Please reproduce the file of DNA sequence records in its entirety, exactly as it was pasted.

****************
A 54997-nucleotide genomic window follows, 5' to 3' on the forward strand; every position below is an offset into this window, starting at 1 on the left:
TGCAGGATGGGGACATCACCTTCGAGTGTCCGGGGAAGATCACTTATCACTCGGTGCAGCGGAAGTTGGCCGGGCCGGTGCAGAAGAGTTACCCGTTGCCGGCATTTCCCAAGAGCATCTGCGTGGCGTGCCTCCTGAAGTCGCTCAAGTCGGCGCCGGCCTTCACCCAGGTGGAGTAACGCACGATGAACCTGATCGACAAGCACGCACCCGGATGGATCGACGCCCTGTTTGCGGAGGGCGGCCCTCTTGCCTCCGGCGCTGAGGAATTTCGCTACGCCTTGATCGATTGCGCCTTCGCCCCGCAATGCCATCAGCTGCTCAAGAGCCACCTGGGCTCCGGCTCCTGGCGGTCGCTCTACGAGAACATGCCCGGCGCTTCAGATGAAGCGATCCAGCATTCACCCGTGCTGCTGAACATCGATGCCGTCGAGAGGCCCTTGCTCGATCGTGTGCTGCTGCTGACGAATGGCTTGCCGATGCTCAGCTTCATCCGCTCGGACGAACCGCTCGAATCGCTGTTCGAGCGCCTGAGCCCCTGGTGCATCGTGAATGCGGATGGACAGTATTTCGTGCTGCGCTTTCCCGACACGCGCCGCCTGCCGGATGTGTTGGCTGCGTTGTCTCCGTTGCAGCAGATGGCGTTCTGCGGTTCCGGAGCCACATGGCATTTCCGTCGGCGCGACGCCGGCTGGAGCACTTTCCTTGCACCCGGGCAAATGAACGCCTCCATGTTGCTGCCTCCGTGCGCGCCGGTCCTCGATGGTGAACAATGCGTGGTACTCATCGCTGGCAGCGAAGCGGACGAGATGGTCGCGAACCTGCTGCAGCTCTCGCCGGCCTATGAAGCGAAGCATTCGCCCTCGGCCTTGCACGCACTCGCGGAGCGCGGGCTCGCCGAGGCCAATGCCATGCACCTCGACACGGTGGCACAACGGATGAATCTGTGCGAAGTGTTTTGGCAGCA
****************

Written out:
A 54997-nucleotide genomic window follows, 5' to 3' on the forward strand; every position below is an offset into this window, starting at 1 on the left:
TGCAGGATGGGGACATCACCTTCGAGTGTCCGGGGAAGATCACTTATCACTCGGTGCAGCGGAAGTTGGCCGGGCCGGTGCAGAAGAGTTACCCGTTGCCGGCATTTCCCAAGAGCATCTGCGTGGCGTGCCTCCTGAAGTCGCTCAAGTCGGCGCCGGCCTTCACCCAGGTGGAGTAACGCACGATGAACCTGATCGACAAGCACGCACCCGGATGGATCGACGCCCTGTTTGCGGAGGGCGGCCCTCTTGCCTCCGGCGCTGAGGAATTTCGCTACGCCTTGATCGATTGCGCCTTCGCCCCGCAATGCCATCAGCTGCTCAAGAGCCACCTGGGCTCCGGCTCCTGGCGGTCGCTCTACGAGAACATGCCCGGCGCTTCAGATGAAGCGATCCAGCATTCACCCGTGCTGCTGAACATCGATGCCGTCGAGAGGCCCTTGCTCGATCGTGTGCTGCTGCTGACGAATGGCTTGCCGATGCTCAGCTTCATCCGCTCGGACGAACCGCTCGAATCGCTGTTCGAGCGCCTGAGCCCCTGGTGCATCGTGAATGCGGATGGACAGTATTTCGTGCTGCGCTTTCCCGACACGCGCCGCCTGCCGGATGTGTTGGCTGCGTTGTCTCCGTTGCAGCAGATGGCGTTCTGCGGTTCCGGAGCCACATGGCATTTCCGTCGGCGCGACGCCGGCTGGAGCACTTTCCTTGCACCCGGGCAAATGAACGCCTCCATGTTGCTGCCTCCGTGCGCGCCGGTCCTCGATGGTGAACAATGCGTGGTACTCATCGCTGGCAGCGAAGCGGACGAGATGGTCGCGAACCTGCTGCAGCTCTCGCCGGCCTATGAAGCGAAGCATTCGCCCTCGGCCTTGCACGCACTCGCGGAGCGCGGGCTCGCCGAGGCCAATGCCATGCACCTCGACACGGTGGCACAACGGATGAATCTGTGCGAAGTGTTTTGGCAGCA